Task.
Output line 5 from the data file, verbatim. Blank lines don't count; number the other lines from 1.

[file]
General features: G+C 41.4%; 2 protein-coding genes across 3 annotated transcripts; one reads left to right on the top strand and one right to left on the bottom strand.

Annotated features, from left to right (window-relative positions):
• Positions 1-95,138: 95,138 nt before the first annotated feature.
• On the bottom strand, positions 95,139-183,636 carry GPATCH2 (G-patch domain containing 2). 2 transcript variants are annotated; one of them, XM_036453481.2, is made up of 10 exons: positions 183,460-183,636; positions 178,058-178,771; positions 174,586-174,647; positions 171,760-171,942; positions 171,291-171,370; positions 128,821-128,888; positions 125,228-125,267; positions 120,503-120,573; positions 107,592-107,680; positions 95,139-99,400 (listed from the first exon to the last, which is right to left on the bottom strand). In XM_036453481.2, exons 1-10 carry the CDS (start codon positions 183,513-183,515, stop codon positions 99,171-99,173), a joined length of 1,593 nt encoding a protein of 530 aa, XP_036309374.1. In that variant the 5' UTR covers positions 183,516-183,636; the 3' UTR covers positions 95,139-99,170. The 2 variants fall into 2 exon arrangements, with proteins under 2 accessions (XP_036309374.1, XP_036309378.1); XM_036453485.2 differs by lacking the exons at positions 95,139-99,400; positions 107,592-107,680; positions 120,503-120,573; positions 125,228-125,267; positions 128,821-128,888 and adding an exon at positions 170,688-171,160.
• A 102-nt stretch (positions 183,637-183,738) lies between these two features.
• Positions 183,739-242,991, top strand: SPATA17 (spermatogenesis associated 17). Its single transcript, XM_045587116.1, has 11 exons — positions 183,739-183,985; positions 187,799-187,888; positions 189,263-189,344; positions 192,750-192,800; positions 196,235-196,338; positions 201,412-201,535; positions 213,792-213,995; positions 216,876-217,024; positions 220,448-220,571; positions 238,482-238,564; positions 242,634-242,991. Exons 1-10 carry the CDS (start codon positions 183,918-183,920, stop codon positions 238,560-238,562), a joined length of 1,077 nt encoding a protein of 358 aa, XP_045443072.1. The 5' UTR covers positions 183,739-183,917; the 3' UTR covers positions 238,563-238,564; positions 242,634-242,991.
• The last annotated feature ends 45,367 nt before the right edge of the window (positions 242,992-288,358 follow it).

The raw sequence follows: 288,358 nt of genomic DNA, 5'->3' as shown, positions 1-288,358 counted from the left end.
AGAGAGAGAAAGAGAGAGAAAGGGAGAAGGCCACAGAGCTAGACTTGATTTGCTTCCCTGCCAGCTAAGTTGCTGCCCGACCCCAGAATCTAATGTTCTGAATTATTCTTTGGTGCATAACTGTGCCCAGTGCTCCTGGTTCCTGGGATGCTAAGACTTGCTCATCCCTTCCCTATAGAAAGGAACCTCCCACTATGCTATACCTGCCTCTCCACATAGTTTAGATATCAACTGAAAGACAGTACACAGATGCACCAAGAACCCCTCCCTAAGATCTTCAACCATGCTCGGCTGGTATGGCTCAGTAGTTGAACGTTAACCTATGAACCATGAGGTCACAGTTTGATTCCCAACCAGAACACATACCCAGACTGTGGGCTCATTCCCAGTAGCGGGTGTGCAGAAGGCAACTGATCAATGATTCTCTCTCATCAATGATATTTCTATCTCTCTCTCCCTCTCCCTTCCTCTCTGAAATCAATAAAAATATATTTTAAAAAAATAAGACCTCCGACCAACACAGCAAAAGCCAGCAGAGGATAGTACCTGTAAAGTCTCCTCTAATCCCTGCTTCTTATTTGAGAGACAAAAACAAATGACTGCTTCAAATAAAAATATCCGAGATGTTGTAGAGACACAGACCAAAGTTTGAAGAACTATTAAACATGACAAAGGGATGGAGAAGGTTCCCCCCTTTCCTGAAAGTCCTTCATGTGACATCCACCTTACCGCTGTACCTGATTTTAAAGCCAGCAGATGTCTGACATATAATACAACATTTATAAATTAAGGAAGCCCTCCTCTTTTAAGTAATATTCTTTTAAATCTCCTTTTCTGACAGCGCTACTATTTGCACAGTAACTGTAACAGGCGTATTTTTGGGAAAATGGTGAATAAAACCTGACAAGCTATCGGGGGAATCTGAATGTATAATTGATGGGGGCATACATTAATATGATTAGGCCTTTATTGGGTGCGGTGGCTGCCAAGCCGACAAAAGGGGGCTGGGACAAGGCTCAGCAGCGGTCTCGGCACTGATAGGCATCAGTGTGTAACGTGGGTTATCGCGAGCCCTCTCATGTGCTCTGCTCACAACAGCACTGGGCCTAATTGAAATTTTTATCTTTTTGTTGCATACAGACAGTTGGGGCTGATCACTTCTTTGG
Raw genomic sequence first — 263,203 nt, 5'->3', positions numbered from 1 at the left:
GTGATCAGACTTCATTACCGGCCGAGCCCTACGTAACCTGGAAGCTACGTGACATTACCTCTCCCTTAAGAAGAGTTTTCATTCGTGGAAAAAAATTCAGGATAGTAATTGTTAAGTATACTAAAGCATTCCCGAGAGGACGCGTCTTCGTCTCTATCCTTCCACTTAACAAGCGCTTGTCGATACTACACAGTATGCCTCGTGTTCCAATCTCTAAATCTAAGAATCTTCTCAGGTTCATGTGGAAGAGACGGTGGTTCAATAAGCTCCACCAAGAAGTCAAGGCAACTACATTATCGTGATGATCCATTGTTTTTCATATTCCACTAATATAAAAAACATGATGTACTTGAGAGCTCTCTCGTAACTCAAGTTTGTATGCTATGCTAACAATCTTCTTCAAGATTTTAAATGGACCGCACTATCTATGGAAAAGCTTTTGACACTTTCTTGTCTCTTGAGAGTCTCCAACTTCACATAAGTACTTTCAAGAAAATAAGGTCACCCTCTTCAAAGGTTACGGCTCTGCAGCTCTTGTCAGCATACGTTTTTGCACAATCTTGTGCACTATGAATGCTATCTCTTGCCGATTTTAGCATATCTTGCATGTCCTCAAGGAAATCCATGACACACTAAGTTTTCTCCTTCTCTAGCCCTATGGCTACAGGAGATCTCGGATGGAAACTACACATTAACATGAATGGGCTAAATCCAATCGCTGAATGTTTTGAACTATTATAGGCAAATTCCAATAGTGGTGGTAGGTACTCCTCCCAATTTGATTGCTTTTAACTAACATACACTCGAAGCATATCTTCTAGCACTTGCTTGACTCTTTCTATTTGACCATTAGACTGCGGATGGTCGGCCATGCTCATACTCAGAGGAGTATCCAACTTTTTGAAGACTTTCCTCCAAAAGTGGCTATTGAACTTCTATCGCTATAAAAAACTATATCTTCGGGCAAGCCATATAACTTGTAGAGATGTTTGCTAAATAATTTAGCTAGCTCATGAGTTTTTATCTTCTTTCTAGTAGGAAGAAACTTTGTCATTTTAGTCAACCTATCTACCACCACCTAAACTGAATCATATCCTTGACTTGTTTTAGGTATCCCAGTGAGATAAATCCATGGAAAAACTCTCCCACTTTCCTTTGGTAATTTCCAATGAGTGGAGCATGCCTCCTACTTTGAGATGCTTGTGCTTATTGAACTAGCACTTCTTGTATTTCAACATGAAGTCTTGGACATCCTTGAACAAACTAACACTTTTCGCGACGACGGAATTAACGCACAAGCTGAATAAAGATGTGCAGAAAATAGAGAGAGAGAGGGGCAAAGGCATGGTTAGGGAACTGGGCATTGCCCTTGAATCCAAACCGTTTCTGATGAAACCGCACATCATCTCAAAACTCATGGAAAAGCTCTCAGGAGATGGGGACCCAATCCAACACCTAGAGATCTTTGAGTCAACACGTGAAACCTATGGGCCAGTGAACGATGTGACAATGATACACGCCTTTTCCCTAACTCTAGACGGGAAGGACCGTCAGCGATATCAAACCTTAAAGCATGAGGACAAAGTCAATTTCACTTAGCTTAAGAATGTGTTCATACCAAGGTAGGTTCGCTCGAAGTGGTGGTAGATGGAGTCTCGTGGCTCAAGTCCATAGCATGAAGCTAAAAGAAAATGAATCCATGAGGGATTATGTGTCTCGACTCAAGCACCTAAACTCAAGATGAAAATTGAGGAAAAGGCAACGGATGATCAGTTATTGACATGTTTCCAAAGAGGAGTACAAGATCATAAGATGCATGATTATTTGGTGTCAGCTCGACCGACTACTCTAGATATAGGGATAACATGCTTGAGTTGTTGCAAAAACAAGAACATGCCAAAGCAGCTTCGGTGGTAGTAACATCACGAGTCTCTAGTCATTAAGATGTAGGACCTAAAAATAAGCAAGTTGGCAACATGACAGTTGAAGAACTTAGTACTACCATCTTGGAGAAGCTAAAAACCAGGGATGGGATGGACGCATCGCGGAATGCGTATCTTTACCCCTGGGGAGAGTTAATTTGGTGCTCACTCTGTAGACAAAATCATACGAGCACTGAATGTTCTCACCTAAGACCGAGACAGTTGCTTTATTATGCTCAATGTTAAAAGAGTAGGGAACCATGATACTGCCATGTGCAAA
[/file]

• A 102-nt stretch (positions 183,637-183,738) lies between these two features.